cocoa futures

cocoa futures

July 23rd, 2014

Cocoa futures rose to a three-year high as heavy showers in West Africa boosted concern that harvests won’t meet rising demand, signaling higher costs for chocolate makers including Hershey Co.

As much as triple the normal amount of rain fell in the past month in Ivory Coast, the world’s top grower, and Ghana, the second-biggest. That increased the chances of disease and deteriorating crop quality, according to Gaithersburg, Maryland-based MDA Weather Services.

Futures have jumped 18 percent this year as chocolate consumption rose in Asia and North America. World demand for confections and cocoa products has doubled in the past 20 years, and farmers are struggling to keep up, Kevin Petrie, the chief procurement officer for Nestle USA Inc., said this month. Hershey said last week that it was raising wholesale prices by 8 percent, citing higher ingredient costs.

“Prices are on a tear higher the last few days, likely due to the fears of heavy rains damaging the cocoa yields in West Africa,” Hector Galvan, a senior commodity broker at RJO Futures in Chicago, said in an e-mail. “Moreover, the idea of increasing demand continues to give investors reason to believe that higher prices can be justified.”

On ICE Futures U.S. in New York, cocoa for September delivery rose 1.7 percent to close at $3,185 a metric ton, the biggest gain for a most-active contract since June 27. The price reached $3,204, the highest since July 20, 2011. The commodity climbed for the fifth straight session, the longest rally since May 27.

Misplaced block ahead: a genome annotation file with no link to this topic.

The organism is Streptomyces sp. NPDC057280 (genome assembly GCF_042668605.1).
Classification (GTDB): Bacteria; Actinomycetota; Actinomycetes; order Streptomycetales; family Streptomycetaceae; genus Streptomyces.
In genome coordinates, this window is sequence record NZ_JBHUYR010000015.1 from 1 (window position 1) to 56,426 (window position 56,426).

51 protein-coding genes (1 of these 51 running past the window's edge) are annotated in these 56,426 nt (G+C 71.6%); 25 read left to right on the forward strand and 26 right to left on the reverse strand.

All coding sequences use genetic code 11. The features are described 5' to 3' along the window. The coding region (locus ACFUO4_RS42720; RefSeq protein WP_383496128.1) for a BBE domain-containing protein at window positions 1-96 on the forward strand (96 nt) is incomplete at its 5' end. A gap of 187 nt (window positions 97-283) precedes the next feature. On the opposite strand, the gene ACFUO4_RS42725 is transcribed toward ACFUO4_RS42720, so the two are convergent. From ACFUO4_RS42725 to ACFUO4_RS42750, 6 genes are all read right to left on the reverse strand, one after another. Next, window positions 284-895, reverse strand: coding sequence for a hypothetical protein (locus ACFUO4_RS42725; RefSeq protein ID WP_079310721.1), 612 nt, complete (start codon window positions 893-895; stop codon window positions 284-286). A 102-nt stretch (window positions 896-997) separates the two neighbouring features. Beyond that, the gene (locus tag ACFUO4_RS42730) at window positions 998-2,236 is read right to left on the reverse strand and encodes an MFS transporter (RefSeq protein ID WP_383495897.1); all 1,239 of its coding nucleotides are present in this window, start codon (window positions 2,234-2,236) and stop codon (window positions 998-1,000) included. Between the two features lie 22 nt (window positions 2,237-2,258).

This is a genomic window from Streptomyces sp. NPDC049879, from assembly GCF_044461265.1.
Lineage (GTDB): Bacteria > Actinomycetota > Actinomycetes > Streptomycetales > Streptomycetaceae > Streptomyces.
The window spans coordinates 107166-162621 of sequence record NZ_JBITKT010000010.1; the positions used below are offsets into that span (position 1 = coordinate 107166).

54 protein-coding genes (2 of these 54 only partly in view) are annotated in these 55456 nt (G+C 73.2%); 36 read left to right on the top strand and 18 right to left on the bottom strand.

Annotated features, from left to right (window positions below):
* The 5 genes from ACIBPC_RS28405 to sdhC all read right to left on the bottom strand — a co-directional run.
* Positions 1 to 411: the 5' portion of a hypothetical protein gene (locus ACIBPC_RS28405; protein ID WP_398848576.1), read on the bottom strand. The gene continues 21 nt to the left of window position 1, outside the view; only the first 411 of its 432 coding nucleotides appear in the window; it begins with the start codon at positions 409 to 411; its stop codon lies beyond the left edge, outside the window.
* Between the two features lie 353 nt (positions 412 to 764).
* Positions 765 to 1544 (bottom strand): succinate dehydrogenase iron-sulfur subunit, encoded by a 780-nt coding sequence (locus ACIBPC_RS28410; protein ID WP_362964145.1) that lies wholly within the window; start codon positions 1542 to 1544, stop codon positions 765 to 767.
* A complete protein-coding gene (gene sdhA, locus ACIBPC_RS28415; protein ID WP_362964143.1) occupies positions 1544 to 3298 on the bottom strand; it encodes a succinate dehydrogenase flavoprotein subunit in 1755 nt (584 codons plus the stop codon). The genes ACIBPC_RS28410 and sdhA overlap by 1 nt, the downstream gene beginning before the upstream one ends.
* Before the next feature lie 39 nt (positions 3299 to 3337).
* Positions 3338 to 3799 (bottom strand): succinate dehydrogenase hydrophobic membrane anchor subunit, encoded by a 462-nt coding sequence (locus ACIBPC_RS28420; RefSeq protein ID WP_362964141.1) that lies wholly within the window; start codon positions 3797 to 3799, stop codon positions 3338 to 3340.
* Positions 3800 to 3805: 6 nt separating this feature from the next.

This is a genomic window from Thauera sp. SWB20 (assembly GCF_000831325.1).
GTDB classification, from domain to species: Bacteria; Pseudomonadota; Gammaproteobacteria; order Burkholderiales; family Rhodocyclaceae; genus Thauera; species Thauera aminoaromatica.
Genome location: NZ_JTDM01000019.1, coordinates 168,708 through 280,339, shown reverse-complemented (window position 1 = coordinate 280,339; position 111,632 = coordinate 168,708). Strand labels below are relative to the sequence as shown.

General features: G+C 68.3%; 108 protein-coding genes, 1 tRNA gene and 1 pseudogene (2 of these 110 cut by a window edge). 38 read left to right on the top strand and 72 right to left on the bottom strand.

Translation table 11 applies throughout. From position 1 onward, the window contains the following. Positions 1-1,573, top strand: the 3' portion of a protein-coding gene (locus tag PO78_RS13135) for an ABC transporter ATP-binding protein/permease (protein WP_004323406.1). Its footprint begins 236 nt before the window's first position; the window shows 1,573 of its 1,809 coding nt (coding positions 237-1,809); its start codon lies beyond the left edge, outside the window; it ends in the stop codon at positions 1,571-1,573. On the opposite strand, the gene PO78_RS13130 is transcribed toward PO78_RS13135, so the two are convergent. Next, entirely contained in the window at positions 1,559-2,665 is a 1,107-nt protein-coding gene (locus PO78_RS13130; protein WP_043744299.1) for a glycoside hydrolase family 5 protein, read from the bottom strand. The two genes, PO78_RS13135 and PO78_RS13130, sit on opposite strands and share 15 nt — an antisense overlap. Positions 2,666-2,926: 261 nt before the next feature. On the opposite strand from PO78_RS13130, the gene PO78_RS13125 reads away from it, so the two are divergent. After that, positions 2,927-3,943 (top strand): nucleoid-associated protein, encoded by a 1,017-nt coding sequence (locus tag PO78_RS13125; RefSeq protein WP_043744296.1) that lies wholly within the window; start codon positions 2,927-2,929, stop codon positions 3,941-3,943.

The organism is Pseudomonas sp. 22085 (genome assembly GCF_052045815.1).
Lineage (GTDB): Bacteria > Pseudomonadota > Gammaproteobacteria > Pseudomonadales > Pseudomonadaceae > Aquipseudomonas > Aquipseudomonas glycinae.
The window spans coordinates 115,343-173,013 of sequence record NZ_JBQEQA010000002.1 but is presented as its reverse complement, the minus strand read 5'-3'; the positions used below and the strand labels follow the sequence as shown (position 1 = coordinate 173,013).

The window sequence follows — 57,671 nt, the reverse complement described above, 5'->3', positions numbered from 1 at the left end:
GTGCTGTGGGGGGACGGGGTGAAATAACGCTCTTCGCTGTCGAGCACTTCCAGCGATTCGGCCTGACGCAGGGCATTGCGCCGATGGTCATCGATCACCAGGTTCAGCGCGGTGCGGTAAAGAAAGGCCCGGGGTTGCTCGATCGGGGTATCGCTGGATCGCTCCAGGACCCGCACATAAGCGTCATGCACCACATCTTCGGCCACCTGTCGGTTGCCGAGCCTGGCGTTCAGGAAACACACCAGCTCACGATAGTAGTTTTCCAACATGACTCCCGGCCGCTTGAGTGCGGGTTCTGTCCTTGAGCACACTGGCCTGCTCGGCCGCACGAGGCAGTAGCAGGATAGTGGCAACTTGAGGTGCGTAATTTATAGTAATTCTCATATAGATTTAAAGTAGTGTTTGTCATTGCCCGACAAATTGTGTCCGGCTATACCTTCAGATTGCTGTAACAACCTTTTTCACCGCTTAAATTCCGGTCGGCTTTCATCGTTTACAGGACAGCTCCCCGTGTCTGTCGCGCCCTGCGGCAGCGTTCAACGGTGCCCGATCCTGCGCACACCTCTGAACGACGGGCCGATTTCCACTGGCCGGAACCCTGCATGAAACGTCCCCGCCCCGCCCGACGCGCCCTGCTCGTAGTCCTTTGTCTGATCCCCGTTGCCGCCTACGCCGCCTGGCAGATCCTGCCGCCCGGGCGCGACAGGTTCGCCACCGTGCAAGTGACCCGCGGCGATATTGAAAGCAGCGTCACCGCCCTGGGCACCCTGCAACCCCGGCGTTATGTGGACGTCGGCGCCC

Cocoa Futures: Trading Jumps

According to data compiled by Bloomberg, aggregate trading today more than tripled compared with the 100-day average to an estimated 70,628 contracts, the highest since June 6, 2013.

The Cocoa Association of Asia said bean grinding, an indication of demand, rose 5.2 percent in the second quarter from a year earlier. Processing jumped 4.5 percent in North America, the National Confectioners Association said July 17.

“Commodity spot prices for ingredients such as cocoa, dairy and nuts have increased meaningfully since the beginning of the year,” Hershey said in a statement on July 15. “We expect significant commodity cost increases in 2015.”

- Fareeha Ali in Chicago and Marvin G. Perez in New York at Bloomberg.

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